Facebook announced on Wednesday that the first members of its independent "Supreme Court" were empowered to make binding decisions about what content to allow or remove on social media and Instagram.
The board is expected to make final decisions about the types of posts that are known to involve Facebook in controversy about censorship, misinformation, or freedom of speech.
Brent Harris, director of public policy for Facebook, described the creation of the board as "the beginning of a fundamental change in the way some of the most difficult content decisions are made on Facebook."
The 20 members of the panel announced on Wednesday come from different countries and include lawyers, human rights defenders, journalists, a Nobel Peace Prize winner and a former Danish Prime Minister.
"This is a group with different insights, backgrounds and beliefs, but they are strongly committed to promoting human rights and freedom of expression," said board member Thomas Hughes during a telephone briefing.
The board is to be expanded to 40 members. It was unclear when the chamber would start hearing cases due to restrictions on collecting or traveling due to the deadly coronavirus pandemic.
The board members met virtually and training began, according to Hughes.
The board was first proposed by Facebook co-founder and boss Mark Zuckerberg in 2018, and the California-based internet giant has set up a foundation to fund his work as an independent entity, Harris said.
"Nowadays, the impact of social media on people's lives is difficult to grasp. This can often be positive," the board said in a blog post.
"As the world goes through a global health crisis, social media has become a lifeline to help people and communities stay connected. At the same time, we know that social media can spread a language that is hateful, harmful, and fraudulent. In recent years, the question of what content should stay up or down and who should decide this has become more and more pressing for society. "
Hughes said he was open to the board, which acts as an arbitrator for disputes for other social media companies like Twitter. Currently, however, the focus is on filling the list and taking action in cases of Facebook or Instagram posts.
Not the "internet police"
Facebook will implement the board's decisions unless they violate the law and, according to Harris, will "respond" to policy guidelines.
The board said it would decide whether controversial posts comply with Facebook and Instagram's policies and "values" and freedom of expression within international human rights norms, regardless of the corporate interests of the social network.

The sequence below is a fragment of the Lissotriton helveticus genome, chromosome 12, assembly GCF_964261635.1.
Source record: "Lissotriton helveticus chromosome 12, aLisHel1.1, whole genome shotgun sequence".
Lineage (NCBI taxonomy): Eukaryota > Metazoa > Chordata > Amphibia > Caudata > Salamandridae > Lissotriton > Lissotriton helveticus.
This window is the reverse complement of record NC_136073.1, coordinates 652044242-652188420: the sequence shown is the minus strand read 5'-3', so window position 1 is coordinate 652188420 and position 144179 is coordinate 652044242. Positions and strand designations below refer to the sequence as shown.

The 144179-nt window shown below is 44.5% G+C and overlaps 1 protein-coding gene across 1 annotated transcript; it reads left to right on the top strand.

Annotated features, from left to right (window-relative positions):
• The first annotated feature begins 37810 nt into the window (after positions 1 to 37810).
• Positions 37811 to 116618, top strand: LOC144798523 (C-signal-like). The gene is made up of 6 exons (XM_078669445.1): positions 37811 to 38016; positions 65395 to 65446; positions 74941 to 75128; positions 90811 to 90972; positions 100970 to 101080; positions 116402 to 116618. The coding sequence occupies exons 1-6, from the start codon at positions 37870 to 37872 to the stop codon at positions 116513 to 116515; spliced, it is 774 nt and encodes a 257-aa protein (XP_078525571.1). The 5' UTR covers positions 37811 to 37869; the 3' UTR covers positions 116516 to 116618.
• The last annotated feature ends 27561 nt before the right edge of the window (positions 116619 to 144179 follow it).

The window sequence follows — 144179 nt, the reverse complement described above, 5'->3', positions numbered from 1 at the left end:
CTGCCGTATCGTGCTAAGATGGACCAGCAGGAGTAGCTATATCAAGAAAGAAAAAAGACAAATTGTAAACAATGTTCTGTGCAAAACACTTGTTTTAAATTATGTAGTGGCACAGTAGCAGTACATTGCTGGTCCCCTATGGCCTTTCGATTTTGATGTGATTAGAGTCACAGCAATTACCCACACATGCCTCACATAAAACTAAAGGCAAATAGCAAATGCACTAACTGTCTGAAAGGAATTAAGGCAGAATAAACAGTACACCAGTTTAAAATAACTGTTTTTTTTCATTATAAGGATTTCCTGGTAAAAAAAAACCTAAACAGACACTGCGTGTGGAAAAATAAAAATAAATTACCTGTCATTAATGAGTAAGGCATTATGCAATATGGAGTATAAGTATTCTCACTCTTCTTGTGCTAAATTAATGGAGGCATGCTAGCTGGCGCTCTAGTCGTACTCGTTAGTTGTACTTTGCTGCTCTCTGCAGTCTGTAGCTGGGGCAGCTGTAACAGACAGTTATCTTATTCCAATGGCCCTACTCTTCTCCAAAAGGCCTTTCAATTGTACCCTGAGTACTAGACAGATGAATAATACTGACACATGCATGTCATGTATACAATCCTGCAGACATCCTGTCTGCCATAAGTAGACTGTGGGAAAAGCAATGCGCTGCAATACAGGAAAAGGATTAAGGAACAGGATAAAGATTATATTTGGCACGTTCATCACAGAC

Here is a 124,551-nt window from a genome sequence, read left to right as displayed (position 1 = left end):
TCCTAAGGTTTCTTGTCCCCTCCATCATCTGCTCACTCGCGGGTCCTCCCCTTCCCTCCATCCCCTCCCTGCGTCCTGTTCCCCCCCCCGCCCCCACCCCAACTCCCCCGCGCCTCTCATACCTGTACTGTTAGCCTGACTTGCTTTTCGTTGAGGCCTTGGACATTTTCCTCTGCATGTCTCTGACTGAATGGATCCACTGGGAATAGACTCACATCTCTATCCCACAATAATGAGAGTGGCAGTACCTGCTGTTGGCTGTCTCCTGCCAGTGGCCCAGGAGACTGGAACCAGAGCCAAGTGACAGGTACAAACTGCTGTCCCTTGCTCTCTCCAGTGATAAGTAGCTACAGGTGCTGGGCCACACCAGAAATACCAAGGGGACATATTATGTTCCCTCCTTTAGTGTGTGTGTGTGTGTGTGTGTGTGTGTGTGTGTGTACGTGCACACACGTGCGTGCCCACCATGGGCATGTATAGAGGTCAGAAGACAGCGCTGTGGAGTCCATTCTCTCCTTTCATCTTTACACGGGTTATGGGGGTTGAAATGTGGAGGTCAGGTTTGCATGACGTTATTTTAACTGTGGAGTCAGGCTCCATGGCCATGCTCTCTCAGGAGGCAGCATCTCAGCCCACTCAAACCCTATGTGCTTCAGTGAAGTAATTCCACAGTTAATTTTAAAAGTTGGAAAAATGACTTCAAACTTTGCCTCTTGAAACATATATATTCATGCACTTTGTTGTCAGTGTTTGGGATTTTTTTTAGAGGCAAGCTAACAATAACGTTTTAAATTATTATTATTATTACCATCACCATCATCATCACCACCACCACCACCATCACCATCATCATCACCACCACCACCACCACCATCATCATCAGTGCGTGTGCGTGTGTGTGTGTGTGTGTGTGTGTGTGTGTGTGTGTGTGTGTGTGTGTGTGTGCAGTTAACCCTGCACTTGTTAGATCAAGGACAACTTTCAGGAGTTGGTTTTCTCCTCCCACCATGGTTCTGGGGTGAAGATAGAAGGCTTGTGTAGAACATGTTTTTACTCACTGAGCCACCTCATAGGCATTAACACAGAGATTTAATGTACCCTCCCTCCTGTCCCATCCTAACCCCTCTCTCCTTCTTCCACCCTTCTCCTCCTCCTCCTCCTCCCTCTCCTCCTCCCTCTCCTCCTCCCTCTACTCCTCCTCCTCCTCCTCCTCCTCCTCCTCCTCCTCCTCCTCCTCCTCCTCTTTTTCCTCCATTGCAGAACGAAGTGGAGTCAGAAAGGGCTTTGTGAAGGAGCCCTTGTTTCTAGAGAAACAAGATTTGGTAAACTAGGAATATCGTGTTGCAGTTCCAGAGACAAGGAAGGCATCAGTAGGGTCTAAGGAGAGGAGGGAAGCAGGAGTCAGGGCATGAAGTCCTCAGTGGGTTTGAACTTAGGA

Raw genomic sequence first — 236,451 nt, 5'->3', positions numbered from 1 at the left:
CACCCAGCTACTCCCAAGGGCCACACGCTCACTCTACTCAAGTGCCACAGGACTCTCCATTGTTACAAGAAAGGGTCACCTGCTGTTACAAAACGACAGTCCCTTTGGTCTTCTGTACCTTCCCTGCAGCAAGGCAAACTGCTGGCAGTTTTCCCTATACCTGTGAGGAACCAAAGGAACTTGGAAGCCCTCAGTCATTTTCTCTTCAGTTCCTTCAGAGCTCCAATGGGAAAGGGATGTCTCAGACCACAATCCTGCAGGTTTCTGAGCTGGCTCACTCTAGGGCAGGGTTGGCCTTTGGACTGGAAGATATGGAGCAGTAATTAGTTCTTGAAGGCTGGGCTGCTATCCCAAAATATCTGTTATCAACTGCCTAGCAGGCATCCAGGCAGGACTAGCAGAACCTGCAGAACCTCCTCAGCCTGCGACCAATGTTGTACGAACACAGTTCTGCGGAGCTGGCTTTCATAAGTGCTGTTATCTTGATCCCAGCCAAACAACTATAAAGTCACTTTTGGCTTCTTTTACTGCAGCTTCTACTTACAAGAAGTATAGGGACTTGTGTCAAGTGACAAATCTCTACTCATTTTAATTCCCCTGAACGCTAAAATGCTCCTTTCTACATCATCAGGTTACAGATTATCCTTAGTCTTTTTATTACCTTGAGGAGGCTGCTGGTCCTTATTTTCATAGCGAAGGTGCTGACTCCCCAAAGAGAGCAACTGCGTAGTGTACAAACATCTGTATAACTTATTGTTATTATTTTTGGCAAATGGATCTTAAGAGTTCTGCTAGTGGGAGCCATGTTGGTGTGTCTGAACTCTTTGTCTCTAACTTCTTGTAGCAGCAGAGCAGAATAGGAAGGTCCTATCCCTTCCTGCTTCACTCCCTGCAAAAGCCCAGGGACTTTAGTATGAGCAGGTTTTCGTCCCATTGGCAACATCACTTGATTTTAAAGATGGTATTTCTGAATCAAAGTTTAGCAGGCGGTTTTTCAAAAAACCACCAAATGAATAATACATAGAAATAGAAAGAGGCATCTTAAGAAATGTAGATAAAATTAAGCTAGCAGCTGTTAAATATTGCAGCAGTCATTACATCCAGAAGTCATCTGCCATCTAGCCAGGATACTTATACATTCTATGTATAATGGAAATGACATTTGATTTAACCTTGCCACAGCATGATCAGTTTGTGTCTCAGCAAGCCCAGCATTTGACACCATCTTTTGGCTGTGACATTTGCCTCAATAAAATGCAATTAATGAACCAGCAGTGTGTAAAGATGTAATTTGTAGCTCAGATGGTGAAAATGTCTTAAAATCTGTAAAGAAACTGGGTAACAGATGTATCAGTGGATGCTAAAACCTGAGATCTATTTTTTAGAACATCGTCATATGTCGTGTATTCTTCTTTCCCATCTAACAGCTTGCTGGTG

Facebook cannot remove members or employees of the board of directors, which is supported by an irrevocable trust fund of $ 130 million.
Users of Facebook or Instagram as well as the social network itself can forward decisions to remove content to the board.
"For the first time, an independent body will make final and binding decisions about what remains and what is removed," said Helle Thorning-Schmidt, co-chair of the board, a former Danish prime minister.
"This is a big deal. We're basically building a new model for platform governance."
Michael McConnell, co-chair of the board of directors, professor of university law and former US federal judge, said the expected volume of cases would make it impossible to consider them all.
Instead, like the US Supreme Court, the board will prioritize content removal cases that can set precedents for Facebook's use of similar material, McConnell said.
"We may have to pick a few flowers or weeds from a field of options," said McConnell.
The board plans to initially focus on cases that affect a large number of users. Second, cases seem to have a huge impact on public discourse, and then those that influence platform politics and guide their decisions on a variety of issues, he explained.
"We are not the internet police," said McConnell.
"Don't think of us as a quick action team that will sneak in. Our job is to think about appointments and take a second look afterwards."
(Except for the headline, this story was not edited by NDTV staff and published from a syndicated feed.)